(A) The single crypts obtained with collagenase-hyaluronidase dissociation of mouse small intestine. (B) A few cells gradually migrated out around the crypts after 24 h. (C) The epithelial cells started to grow rapidly after 48 h, and multiple large colonies were formed at day 5. (D) Cells continued to grow until confluence was reached after 9 days.

https://doi.org/10.1371/journal.pone.0027010.g001

Purification and characterization of cells

Few fibroblasts were observed at passage 3, and then viable IECs were cloned by limiting dilution as described above. The selected cells were maintained in log-phase growth and expanded by transferring sequentially into 24-well plates, 6-well plates and finally T-25 flasks (data not shown).

Structural characterization of cells was observed under a light microscope. Colonies displayed the characteristic of epithelial cells, such as an adherent monolayer, a characteristic paving-stone-like arrangement and a tightly packed pattern. Each cell had polygonal, flattened shape with a large, oval nucleus, typical features of normal epithelial cells (Figure 2A and 2B). These IECs obtained in our study have been maintained for 17 passages, and no obvious morphological changes have been observed. Cytokeratins in cytoplasm of the IECs were clearly detected by IF, indicating the epithelial characteristics of these cells (Figure 2C). However, no green fluorescence was observed in the negative controls (Figure 2D).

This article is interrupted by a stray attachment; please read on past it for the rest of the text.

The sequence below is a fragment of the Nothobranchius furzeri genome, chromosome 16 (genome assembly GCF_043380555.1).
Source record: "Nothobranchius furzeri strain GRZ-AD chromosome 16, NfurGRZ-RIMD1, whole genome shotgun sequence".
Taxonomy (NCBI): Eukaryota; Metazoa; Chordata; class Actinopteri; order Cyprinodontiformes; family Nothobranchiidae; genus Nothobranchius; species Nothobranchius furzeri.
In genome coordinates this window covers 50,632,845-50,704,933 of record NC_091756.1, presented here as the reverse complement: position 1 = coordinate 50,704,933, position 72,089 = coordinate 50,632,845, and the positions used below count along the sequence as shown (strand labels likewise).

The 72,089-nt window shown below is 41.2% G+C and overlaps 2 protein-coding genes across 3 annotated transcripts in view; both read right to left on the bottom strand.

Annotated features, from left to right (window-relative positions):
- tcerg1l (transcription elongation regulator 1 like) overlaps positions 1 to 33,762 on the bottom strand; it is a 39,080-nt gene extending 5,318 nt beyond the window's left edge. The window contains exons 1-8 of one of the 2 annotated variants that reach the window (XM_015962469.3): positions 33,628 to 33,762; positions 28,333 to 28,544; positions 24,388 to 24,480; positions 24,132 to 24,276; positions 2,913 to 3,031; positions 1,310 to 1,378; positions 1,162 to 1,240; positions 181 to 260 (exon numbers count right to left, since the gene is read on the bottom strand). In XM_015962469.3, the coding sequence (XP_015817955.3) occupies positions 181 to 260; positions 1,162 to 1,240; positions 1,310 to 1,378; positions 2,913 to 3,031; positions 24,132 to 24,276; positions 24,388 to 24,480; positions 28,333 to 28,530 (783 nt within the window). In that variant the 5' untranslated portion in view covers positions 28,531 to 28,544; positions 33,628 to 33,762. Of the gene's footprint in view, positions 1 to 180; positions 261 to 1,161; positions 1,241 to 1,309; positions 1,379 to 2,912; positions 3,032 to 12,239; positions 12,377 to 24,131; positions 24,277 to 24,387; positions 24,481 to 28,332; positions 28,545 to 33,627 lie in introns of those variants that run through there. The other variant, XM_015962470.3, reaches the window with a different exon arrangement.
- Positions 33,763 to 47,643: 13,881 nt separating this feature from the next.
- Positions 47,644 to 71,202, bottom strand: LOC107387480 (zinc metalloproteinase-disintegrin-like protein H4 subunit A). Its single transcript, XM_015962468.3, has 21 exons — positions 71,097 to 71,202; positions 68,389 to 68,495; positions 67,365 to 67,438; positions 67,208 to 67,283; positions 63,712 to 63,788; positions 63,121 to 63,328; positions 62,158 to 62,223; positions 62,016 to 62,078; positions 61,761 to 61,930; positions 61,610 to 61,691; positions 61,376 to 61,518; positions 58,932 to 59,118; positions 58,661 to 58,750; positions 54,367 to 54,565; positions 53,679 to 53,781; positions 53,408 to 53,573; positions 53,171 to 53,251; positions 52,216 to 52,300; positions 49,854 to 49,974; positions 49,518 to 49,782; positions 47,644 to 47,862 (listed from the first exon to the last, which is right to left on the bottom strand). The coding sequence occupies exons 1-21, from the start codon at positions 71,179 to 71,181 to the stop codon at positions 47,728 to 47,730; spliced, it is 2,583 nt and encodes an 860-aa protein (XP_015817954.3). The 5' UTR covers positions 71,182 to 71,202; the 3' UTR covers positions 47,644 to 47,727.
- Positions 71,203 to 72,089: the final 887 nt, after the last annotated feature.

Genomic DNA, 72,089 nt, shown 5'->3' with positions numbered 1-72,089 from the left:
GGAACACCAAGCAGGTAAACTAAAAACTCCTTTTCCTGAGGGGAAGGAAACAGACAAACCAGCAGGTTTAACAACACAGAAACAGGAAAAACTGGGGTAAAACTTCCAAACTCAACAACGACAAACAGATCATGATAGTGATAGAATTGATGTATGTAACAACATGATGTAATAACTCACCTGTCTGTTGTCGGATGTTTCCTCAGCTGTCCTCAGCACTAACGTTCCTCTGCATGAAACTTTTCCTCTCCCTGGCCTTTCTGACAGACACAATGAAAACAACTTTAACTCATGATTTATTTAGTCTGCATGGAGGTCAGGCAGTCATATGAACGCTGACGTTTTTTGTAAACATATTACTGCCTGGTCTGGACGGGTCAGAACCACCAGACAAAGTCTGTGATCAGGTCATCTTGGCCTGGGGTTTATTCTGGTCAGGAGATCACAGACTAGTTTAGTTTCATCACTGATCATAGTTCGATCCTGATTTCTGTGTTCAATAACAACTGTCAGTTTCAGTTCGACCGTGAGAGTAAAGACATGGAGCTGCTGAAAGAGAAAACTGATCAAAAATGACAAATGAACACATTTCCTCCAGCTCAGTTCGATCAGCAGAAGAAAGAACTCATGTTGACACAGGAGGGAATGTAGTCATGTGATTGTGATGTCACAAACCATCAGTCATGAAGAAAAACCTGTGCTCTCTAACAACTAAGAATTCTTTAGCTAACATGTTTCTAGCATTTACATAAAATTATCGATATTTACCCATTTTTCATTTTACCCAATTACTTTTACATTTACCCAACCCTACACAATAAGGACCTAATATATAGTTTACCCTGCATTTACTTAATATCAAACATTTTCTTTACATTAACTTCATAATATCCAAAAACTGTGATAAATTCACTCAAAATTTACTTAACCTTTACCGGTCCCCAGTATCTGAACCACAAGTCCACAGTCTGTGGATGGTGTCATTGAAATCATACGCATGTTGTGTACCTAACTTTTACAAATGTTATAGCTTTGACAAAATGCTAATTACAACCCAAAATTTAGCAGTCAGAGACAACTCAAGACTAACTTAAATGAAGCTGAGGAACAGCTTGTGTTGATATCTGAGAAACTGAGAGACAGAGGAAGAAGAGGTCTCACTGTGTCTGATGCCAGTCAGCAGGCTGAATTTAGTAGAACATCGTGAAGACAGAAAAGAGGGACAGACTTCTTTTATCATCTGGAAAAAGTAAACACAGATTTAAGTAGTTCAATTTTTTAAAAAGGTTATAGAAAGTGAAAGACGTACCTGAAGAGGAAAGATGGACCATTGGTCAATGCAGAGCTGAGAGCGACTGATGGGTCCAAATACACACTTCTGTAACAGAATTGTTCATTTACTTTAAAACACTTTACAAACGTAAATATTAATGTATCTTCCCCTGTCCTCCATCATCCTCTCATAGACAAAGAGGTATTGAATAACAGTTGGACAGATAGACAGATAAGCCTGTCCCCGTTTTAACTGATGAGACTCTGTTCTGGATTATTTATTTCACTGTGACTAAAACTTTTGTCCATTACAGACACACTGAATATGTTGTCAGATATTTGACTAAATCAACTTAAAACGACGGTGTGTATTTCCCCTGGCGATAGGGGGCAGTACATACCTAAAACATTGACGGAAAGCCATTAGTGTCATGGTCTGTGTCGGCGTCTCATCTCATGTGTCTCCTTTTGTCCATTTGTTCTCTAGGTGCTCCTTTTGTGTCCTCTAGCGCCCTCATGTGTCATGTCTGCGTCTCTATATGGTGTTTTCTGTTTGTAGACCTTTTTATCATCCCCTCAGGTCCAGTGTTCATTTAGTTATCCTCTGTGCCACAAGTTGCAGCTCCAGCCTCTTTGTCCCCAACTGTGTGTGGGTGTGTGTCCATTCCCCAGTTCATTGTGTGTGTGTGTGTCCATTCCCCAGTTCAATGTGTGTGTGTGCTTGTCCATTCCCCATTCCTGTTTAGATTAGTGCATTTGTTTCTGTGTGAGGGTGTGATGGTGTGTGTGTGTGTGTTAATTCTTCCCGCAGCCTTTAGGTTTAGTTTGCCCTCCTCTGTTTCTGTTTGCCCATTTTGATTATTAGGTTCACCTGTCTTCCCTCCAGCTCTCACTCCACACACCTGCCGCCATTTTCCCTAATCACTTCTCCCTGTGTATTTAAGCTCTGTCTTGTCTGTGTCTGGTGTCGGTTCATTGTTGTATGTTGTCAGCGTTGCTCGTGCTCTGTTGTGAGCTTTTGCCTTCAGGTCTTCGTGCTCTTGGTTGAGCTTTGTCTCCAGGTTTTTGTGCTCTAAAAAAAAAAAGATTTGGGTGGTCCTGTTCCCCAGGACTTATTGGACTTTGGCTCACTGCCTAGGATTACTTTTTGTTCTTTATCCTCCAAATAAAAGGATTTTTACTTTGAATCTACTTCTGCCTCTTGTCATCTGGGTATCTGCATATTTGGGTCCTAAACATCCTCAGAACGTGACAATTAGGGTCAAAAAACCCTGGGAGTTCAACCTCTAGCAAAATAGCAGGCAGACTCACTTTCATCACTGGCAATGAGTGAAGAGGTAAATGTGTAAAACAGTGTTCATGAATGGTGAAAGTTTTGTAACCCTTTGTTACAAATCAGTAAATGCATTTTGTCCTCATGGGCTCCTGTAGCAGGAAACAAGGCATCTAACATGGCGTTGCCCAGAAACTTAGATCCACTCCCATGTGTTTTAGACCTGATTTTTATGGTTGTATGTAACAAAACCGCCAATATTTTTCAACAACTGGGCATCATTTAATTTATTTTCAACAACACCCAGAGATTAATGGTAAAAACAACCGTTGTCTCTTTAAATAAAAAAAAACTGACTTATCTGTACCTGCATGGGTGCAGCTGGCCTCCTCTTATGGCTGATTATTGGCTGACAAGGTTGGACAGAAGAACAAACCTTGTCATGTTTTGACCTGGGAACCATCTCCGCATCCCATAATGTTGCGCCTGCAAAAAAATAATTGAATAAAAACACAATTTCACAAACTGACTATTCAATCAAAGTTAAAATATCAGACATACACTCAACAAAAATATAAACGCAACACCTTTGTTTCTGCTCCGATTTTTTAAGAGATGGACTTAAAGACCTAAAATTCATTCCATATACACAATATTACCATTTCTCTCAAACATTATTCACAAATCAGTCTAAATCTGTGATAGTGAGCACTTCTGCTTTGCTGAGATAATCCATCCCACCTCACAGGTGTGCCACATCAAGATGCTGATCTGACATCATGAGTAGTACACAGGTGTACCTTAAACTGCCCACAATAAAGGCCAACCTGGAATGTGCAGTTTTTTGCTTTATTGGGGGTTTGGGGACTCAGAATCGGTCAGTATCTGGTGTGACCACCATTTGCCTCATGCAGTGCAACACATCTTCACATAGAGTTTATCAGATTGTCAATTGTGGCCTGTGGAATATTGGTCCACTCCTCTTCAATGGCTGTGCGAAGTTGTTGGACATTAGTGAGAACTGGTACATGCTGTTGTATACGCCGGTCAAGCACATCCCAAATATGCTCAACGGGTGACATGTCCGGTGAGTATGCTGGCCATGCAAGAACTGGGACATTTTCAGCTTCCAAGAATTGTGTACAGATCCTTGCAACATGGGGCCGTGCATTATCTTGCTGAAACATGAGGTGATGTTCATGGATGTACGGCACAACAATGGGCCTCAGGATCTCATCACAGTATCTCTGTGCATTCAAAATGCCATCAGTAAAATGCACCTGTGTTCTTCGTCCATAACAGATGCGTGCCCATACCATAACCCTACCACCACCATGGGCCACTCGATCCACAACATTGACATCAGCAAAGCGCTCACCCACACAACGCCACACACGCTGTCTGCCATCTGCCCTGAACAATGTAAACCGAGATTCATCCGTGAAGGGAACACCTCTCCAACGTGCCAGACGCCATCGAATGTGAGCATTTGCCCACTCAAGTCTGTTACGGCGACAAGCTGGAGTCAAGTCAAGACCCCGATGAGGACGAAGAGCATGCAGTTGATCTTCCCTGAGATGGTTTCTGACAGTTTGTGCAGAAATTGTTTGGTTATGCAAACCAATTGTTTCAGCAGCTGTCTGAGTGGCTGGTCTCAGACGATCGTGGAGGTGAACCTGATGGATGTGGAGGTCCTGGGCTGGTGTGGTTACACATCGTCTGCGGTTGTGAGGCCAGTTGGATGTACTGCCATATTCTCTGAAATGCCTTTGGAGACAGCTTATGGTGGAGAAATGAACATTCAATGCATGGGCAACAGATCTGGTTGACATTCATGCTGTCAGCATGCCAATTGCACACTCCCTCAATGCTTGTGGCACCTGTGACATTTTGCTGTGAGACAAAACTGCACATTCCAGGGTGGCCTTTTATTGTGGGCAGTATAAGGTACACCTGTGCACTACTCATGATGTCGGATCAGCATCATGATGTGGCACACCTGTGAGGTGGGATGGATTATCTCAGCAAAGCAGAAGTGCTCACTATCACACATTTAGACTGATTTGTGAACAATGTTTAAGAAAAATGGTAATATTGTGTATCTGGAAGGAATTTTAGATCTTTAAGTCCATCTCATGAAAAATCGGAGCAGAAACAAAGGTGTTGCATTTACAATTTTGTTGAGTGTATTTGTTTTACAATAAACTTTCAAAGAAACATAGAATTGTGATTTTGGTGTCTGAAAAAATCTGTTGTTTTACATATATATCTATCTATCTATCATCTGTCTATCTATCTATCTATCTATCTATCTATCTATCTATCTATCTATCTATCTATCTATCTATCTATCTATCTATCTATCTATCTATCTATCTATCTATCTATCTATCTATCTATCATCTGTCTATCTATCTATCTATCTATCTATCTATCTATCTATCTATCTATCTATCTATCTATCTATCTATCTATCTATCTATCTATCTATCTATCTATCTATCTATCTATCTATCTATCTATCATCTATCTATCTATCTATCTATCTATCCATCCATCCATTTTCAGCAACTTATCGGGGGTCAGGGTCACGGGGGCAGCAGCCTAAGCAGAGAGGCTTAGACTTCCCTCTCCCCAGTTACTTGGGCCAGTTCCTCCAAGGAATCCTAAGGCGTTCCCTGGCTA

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Figure 2. Morphological characteristic and Immunofluorescence staining of fetal mouse IECs.

(A) The IECs formed a tightly packed monolayer with typical cobblestone morphology (passage 8). (B) HE staining of IECs. (C) Immunofluorescence staining of IEC cytokeratins, cytokeratin 18 was clearly detected in the cytoplasm of IECs with a green color. (D) No green fluorescence in the cytoplasm of IECs was found and only the nucleus was stained red with propidium iodide (PI) in the negative controls.

https://doi.org/10.1371/journal.pone.0027010.g002

Cell proliferation was measured by the MTT assay, and the growth curve was plotted based on the mean absorbance values of the IECs at the indicated time points (Figure 3). The growth curve showed that after an initial lag of 48 h, the cells entered the log-phase (96 h), and then they stopped growing and reached the plateau phase of growth.

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Figure 3. Growth curve of passaged mouse IECs in culture.

The log phase started after day 2 of the lag phase with a sharper inclination.

https://doi.org/10.1371/journal.pone.0027010.g003

Invasion and IF assay